The language of love of the Mojicas is food.
Cooking it, churning it into a successful business and preserving family recipes, the Mojicas have kept their own culinary traditions not just alive but thriving.
Their new venture, called Casa Mojica and situated in Marikina, is a restaurant that highlights dishes served during family Sunday lunches.
The structure of the restaurant itself was, at some point, the family’s residence and office, and has been transformed into a spacious and bright eatery, with an old garden and in-the-works koi pond to serve as a venue for outdoor functions.
Victoria Mojica hails from Pampanga, has seven children and was born a natural cook, having inherited her skills from her mother, Flordeliza de Leon.
It is her food, cooked according to the liking of her brood, that she wishes her guests to savor at Casa Mojica.
I was told it was quite a challenge to cook for a huge family, as each member had their own distinct taste and personal preference.
The restaurant, managed by second son Joma, offers everyday comfort fare like sisig, kare-kare, liempo and crispy pata.
Only a few weeks old, the R&D team has been busy tweaking their dishes, perfecting them, as well as creating new and reinventing old ones.
It was their bibingka cheesecake, sent to me by my dear friend Irma Rivera, that brought me to dine at Casa Mojica.
Refashioning the rice cake into a cheesecake seems to be in vogue these days. Of the many I’ve sampled, theirs emulates the rice cake the most. Its curdy texture makes it closest in mouthfeel to the original. Though, of course, being a cheesecake, this is smoother, much richer and eggier.
The flavor lent by the perfectly charred banana leaves is so pronounced that it adds greatly to the overall palatal experience of the bibingka; the sugar sprinkling, the grated cheese and the thick wedges of salted egg further enhance it.
As I sat at the table, I was greeted with a glass of sago’t gulaman with tanglad, and it was refreshing.
When the main dishes came, I was enamored by their Everlasting.
Everlasting and Waknatoy
There’s a portion on their menu, by the way, that pays homage to specialties of the shoe capital of the Philippines, particularly Everlasting and Waknatoy, also known as Menudong Marikina.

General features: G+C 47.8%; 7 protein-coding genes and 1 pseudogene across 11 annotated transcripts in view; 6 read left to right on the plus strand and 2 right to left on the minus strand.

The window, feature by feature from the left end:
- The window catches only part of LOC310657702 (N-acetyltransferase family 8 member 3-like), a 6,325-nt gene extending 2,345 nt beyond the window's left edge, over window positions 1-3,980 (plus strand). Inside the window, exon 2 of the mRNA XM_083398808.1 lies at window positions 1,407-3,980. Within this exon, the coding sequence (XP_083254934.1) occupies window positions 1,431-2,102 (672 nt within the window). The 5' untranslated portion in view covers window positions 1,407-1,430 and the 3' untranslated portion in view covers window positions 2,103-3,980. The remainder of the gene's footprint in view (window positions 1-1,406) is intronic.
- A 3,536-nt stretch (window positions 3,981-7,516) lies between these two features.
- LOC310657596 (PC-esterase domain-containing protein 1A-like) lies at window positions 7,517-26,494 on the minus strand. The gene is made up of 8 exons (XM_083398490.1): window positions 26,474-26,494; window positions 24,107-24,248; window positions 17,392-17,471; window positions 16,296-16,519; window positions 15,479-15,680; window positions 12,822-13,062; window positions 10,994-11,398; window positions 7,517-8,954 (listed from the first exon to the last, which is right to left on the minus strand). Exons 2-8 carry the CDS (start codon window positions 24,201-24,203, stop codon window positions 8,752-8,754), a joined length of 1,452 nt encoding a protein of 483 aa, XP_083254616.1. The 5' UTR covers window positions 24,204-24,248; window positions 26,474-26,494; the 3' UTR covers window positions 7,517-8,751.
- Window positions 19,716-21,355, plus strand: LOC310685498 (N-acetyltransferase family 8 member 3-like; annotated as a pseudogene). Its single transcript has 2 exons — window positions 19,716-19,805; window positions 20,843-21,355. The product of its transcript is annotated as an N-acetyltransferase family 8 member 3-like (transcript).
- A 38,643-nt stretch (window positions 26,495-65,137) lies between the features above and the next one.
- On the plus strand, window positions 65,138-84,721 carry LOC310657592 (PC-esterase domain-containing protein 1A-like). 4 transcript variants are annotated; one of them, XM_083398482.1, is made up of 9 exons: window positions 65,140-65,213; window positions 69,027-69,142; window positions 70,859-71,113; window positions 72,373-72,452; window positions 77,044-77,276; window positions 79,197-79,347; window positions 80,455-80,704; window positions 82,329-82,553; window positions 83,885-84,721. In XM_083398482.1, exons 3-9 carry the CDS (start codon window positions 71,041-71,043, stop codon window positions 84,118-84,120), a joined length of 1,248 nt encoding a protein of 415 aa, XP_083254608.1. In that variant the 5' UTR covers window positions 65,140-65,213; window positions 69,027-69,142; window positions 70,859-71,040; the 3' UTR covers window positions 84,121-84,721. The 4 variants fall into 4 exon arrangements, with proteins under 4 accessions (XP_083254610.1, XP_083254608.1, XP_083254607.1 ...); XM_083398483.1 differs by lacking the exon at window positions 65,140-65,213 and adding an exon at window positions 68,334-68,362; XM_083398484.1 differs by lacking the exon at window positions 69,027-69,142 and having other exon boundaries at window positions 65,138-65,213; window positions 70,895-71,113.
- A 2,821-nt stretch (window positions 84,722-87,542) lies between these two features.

The former is their famous rendition of meatloaf made from ground pork, chorizo, peppers, raisins, bell peppers, carrots and sweet pickle relish, adorned with pineapples and boiled eggs. Of this meatloaf, each Marikeño or Marikeña has his or her own version.
The one made at Casa Mojica is, however, different from most others. It is so much more decadent, wrapped with bacon and capped with a thick slice of torched cheese. It was intimated to me that the Mojicas love everything with extra cheese.
It is served with banana catsup and I loved it, so delicious in its simplicity.
Their sisig exudes a smoky aroma, and comes with lots of grilled liver.
The kare-kare was fall-off-the-bone, a specialty of Lola Flordeliza. It was very homemade in taste, with a sweetness in the finish. My eldest sister, Manang Aida, liked their gising-gising.
With much excitement, the owners told us of their specialty, that you can order in-house for large groups or for takeaway—that’s their lechong baka. A 30-plus-kilogram leg is marinated and slow-roasted for hours. Carved on the spot, theirs, they say, is different as it is made tocino-style.
From the lechon baka bones, the chefs make deep-flavored bulalo, cooked for no less than eight hours.
This newly built restaurant in Marikina will, in time, be a destination for family-style meals. Though recently inaugurated, I can see its potential.
Once the Mojicas surpass the challenges that come with a new restaurant, I predict only better days ahead for Casa Mojica.
The Mojicas shared their interpretation of Waknatoy:
10 g garlic
50 g onion
75 g tomato
84 g red and green bell pepper
¼ tsp black pepper
1 Tbsp soy sauce
2 pc laurel (bay leaf)
20 g pickles
80 g pork liver
500 g pork kasim 15 g chorizo de Bilbao
10 g Vienna sausage
15 g tomato sauce
20 g garbanzos
1 Tbsp achuete oil
In a casserole, combine the following ingredients: pork, onion, garlic, bay leaf, soy sauce, pickles and tomato.
Add 2 cups of water, bring to a boil and simmer in medium heat for 40 minutes, and then add the other ingredients: pork liver, chorizo de Bilbao, Vienna sausage, tomato sauce, garbanzos, and red and green bell pepper. Then simmer again for another 30-40 minutes in low fire.
You can set aside red and green bell pepper for garnish. Finally, add the achuete oil and season with salt and pepper to taste.
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